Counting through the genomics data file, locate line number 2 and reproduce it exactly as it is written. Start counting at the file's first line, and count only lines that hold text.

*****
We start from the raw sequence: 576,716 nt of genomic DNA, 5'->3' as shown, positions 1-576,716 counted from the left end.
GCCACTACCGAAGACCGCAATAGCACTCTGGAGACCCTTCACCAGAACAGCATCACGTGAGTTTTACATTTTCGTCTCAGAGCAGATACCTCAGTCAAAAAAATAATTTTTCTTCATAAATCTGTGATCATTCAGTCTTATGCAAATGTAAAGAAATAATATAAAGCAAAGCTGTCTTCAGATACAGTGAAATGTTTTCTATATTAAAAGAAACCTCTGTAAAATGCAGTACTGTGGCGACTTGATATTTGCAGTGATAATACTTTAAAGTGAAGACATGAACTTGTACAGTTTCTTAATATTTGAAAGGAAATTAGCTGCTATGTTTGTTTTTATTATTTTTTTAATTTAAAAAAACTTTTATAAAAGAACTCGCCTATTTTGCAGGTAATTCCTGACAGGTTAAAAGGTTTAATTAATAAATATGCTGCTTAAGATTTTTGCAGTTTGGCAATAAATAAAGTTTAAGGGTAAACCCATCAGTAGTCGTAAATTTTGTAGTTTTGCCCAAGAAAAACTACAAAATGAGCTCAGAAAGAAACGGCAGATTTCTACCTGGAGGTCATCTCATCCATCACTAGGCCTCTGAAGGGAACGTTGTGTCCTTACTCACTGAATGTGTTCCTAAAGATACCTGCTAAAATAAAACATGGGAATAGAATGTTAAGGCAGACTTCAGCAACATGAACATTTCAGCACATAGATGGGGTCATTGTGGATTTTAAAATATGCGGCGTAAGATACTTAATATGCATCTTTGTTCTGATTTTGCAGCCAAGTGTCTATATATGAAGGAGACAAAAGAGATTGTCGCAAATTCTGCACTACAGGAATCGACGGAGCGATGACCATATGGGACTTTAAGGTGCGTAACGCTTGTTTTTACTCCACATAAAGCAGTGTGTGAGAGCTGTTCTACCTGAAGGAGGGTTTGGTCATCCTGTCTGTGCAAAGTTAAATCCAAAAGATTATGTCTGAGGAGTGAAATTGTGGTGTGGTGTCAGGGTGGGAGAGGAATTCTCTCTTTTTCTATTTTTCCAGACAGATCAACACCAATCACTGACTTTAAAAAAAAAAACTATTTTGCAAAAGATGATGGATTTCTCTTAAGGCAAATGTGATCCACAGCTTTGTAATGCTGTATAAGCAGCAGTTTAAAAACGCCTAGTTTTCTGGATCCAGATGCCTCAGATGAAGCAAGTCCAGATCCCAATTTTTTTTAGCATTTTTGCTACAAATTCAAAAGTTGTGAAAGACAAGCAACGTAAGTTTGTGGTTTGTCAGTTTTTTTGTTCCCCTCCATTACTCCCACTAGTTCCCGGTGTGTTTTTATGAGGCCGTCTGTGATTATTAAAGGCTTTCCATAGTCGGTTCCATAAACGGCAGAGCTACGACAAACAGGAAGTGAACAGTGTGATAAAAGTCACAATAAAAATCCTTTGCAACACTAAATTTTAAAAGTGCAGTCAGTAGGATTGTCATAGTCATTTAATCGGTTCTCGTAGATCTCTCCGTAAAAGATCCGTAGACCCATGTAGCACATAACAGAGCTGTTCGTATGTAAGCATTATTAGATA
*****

GCCACTACCGAAGACCGCAATAGCACTCTGGAGACCCTTCACCAGAACAGCATCACGTGAGTTTTACATTTTCGTCTCAGAGCAGATACCTCAGTCAAAAAAATAATTTTTCTTCATAAATCTGTGATCATTCAGTCTTATGCAAATGTAAAGAAATAATATAAAGCAAAGCTGTCTTCAGATACAGTGAAATGTTTTCTATATTAAAAGAAACCTCTGTAAAATGCAGTACTGTGGCGACTTGATATTTGCAGTGATAATACTTTAAAGTGAAGACATGAACTTGTACAGTTTCTTAATATTTGAAAGGAAATTAGCTGCTATGTTTGTTTTTATTATTTTTTTAATTTAAAAAAACTTTTATAAAAGAACTCGCCTATTTTGCAGGTAATTCCTGACAGGTTAAAAGGTTTAATTAATAAATATGCTGCTTAAGATTTTTGCAGTTTGGCAATAAATAAAGTTTAAGGGTAAACCCATCAGTAGTCGTAAATTTTGTAGTTTTGCCCAAGAAAAACTACAAAATGAGCTCAGAAAGAAACGGCAGATTTCTACCTGGAGGTCATCTCATCCATCACTAGGCCTCTGAAGGGAACGTTGTGTCCTTACTCACTGAATGTGTTCCTAAAGATACCTGCTAAAATAAAACATGGGAATAGAATGTTAAGGCAGACTTCAGCAACATGAACATTTCAGCACATAGATGGGGTCATTGTGGATTTTAAAATATGCGGCGTAAGATACTTAATATGCATCTTTGTTCTGATTTTGCAGCCAAGTGTCTATATATGAAGGAGACAAAAGAGATTGTCGCAAATTCTGCACTACAGGAATCGACGGAGCGATGACCATATGGGACTTTAAGGTGCGTAACGCTTGTTTTTACTCCACATAAAGCAGTGTGTGAGAGCTGTTCTACCTGAAGGAGGGTTTGGTCATCCTGTCTGTGCAAAGTTAAATCCAAAAGATTATGTCTGAGGAGTGAAATTGTGGTGTGGTGTCAGGGTGGGAGAGGAATTCTCTCTTTTTCTATTTTTCCAGACAGATCAACACCAATCACTGACTTTAAAAAAAAAAACTATTTTGCAAAAGATGATGGATTTCTCTTAAGGCAAATGTGATCCACAGCTTTGTAATGCTGTATAAGCAGCAGTTTAAAAACGCCTAGTTTTCTGGATCCAGATGCCTCAGATGAAGCAAGTCCAGATCCCAATTTTTTTTAGCATTTTTGCTACAAATTCAAAAGTTGTGAAAGACAAGCAACGTAAGTTTGTGGTTTGTCAGTTTTTTTGTTCCCCTCCATTACTCCCACTAGTTCCCGGTGTGTTTTTATGAGGCCGTCTGTGATTATTAAAGGCTTTCCATAGTCGGTTCCATAAACGGCAGAGCTACGACAAACAGGAAGTGAACAGTGTGATAAAAGTCACAATAAAAATCCTTTGCAACACTAAATTTTAAAAGTGCAGTCAGTAGGATTGTCATAGTCATTTAATCGGTTCTCGTAGATCTCTCCGTAAAAGATCCGTAGACCCATGTAGCACATAACAGAGCTGTTCGTATGTAAGCATTATTAGATA